Serbians and Albanians kick aside differences on football pitch

Albanian FC Laci's Serbian captain Aleksandar Ignjatovic with his wife and children

Kukesi's Serbian  midfielder Luka Milunovic (right) Creator: Gent SHKULLAKU

Relations have rarely been good between Albania and Serbia. But for Serbian footballers playing in the land of their erstwhile foes, the sport transcends the long standing differences between the rivals.

"Football is a fabulous tool for learning to live together," said Luka Milanovic, 29, who is one of 15 Serbian footballers playing professionally in Albania.

Ties between Albania and Serbia have long been beset by differences, especially their conflicting views over the status of Kosovo. 

Following a bloody war in the late 1990s, Belgrade continues to view the territory as a renegade province and has never recognised its independence declaration made in 2008.

The mistrust between Kosovo -- with its Albanian and Muslim majority -- and Serbia -- a largely Orthodox nation -- is far from Milanovic's thoughts on the pitch.  

He has been given a "warm welcome" since arriving four months ago to play professionally in Albania for Kukes, a first division team hailing from a mountainous region bordering Kosovo. 

The area once hosted more than 500,000 ethnic Albanians fleeing attacks by Serb forces during the war in Kosovo. 

Now, the region is peaceful and home to Kosovar Albanians, Montenegrins and Croatians who also play football professionally for Kukes. 

"I'm here for the love of football," Luka told AFP. 

For him, competing in Albania is a natural continuation of a career that has seen him play for Red Star and OFK Belgrade in Serbia along with stints in Belgium, Malaysia, Greece and Hungary.

"For the players and supporters, Luka is one of us," said Erjon Allaraj, the club's spokesman.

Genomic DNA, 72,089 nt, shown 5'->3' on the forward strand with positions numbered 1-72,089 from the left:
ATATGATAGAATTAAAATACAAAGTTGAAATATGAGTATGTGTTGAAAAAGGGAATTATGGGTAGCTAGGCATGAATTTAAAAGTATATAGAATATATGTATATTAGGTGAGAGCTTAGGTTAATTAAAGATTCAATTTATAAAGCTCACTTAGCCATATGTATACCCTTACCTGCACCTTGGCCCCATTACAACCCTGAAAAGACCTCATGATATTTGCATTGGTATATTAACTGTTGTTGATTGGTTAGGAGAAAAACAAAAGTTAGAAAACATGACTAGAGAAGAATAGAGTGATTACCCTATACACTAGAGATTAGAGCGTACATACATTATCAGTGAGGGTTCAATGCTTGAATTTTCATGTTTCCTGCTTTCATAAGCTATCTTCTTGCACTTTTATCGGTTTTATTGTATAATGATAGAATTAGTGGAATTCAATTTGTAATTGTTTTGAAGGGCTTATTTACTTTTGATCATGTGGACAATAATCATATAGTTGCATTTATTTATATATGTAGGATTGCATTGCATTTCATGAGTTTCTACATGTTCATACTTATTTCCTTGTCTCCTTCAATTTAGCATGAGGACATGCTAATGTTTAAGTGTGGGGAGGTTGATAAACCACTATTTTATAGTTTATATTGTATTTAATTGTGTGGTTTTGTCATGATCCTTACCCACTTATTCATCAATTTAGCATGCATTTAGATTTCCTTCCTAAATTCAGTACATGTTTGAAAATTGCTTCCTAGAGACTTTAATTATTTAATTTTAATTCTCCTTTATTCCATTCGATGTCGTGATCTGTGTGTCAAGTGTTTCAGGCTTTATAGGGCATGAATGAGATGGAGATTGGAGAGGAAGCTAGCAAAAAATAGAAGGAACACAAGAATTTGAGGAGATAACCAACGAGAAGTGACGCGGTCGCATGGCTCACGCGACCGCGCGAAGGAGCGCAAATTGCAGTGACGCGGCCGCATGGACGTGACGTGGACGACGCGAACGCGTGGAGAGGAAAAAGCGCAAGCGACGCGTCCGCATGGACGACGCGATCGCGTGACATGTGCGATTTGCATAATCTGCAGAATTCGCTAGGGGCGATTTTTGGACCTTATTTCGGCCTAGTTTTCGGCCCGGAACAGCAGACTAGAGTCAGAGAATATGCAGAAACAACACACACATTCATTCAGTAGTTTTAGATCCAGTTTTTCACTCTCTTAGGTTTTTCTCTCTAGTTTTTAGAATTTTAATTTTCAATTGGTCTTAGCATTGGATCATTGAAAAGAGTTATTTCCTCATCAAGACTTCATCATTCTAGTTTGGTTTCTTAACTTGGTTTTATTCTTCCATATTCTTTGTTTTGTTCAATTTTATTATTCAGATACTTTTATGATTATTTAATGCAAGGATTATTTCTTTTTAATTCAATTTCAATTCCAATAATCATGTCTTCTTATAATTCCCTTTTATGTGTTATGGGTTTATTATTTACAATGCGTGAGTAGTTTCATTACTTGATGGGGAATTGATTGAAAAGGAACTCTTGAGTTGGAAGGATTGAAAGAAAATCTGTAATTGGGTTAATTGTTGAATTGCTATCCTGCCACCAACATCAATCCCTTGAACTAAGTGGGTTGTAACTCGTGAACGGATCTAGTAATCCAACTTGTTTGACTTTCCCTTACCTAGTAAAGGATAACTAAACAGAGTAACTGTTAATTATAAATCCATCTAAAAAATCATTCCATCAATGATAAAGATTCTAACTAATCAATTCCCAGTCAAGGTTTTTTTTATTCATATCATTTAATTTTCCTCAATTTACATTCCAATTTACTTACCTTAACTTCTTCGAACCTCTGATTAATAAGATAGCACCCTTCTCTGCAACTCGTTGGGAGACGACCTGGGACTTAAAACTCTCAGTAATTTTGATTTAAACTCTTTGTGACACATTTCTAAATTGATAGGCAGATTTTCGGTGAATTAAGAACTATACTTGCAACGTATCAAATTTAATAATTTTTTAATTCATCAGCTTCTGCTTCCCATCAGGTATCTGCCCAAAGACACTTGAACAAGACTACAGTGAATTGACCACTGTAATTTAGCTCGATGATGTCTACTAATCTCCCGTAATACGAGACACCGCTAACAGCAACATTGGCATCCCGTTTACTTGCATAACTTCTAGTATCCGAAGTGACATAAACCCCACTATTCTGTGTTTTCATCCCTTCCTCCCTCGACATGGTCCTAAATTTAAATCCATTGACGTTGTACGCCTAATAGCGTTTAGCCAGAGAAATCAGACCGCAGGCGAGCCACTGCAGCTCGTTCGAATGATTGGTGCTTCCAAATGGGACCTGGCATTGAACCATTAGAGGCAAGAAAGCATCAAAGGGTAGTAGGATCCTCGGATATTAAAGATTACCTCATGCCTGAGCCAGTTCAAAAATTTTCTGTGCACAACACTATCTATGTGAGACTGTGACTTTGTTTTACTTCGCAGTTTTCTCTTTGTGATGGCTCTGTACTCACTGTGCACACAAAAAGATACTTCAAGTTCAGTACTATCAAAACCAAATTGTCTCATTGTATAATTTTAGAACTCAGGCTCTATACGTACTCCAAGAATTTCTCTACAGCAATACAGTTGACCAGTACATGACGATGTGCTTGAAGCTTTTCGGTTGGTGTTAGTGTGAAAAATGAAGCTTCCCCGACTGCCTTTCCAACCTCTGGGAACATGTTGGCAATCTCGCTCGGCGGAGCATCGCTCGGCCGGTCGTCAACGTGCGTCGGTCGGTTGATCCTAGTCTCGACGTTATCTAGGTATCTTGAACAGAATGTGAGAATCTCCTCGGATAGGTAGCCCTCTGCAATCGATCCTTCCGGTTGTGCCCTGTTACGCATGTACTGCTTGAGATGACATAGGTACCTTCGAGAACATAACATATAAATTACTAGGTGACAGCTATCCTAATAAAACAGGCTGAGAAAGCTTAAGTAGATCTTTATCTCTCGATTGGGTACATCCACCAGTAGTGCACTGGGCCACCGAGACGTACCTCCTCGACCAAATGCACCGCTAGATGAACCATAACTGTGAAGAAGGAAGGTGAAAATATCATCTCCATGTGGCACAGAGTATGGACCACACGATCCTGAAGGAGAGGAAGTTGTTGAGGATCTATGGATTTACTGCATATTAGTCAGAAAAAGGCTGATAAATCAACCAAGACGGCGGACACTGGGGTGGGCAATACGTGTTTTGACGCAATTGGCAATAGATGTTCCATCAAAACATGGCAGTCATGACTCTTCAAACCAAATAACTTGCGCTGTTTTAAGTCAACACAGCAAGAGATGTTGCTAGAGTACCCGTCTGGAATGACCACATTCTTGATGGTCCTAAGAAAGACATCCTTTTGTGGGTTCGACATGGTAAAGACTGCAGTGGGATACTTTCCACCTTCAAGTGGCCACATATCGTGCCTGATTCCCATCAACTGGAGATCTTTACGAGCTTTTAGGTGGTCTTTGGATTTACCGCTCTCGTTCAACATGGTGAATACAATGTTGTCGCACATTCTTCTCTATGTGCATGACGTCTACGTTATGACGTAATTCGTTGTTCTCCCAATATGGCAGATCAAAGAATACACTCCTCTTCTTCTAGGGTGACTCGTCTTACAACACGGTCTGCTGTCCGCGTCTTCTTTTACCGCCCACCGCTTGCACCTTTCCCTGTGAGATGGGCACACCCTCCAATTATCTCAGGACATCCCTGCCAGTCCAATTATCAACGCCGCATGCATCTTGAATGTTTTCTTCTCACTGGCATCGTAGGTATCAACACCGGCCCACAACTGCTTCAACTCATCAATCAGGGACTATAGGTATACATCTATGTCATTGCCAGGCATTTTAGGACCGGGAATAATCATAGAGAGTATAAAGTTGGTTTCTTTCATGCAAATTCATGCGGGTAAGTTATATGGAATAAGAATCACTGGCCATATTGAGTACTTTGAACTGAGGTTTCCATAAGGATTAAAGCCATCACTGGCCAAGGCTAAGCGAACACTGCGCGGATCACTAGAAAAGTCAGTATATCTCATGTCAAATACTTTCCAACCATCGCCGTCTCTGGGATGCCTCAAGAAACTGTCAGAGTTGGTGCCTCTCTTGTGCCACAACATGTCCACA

"We speak different languages, but we all know the language of football," added Kukes' captain Gjelberim Taip -- an Albanian from the southern Serbian town of Bujanovac.

For the birth of Milanovic's first child in December, the whole team joined him in celebrating. 

His experience is far from the exception.  

On the other side of the country not far from the shores of the Adriatic, Aleksandar Ignjatovic, 33, remembers the shock and concern from his friends when he told them he was moving to Albania to play with KF Lac.

"Now, when they look on Instagram at my life in Albania, many tell me they want to come visit me," Ignjatovic tells AFP. 

With an eye towards retirement, Ignjatovic says he hopes to draw on his experiences in Albania to develop a post-football career.

"I am thinking of opening a tourism agency that will allow me to work in Albania and Serbia. I now know all the beautiful places in Albania," he says, with the hopes of cashing in on Serbia's growing tourism industry.

Ignjatovic also prides himself in having many Albanian friends and scoffs at the ethnic prejudices that have long divided many communities in the region. 

"Football allows us to strengthen our ties. Football and politics are two completely different worlds," says Ignjatovic, who has been living in Tirana for three years with his wife Mila and his three-month-old daughter Iskra.

But for Vladimir Novakovic, a football analyst with the Serbian sports channel Sportklub, the willingness of Serbs to play in Albania may ultimately boil down to finding a job that pays. 

And while sports has the ability to unite, it has also served as a powerful venue for nationalist sentiment over the years, especially in the Balkans where football ultras have embraced virulent xenophobia during matches.   

In 2014, violence broke out during a qualifying match for the European Championships between Serbia and Albania after a drone flew over the pitch with a flag used by Albanian nationalists. 

And during the World Cup in 2018, the Swiss pair Xherdan Shaqiri and Granit Xhaka -- both of whom have Kosovo lineage -- were fined by FIFA for celebrating their goals against Serbia by making a pro-Kosovan "double eagle" -- a gesture which represents the Albanian flag.

The incident was widely panned in Serbia, where to date no Albanians are playing in the country's professional football leagues. 

For 82-year-old Borisav Stojacic, the absence of Albanians in Serbia is a more recent aberration, as he reminisced about the simpler times during "the Yugoslav era, when the presence of Albanian players... was nothing extraordinary". 

"That's how it should be," he tells AFP. "Emphasising someone's nationality is a problem that appeared only a few decades ago." 

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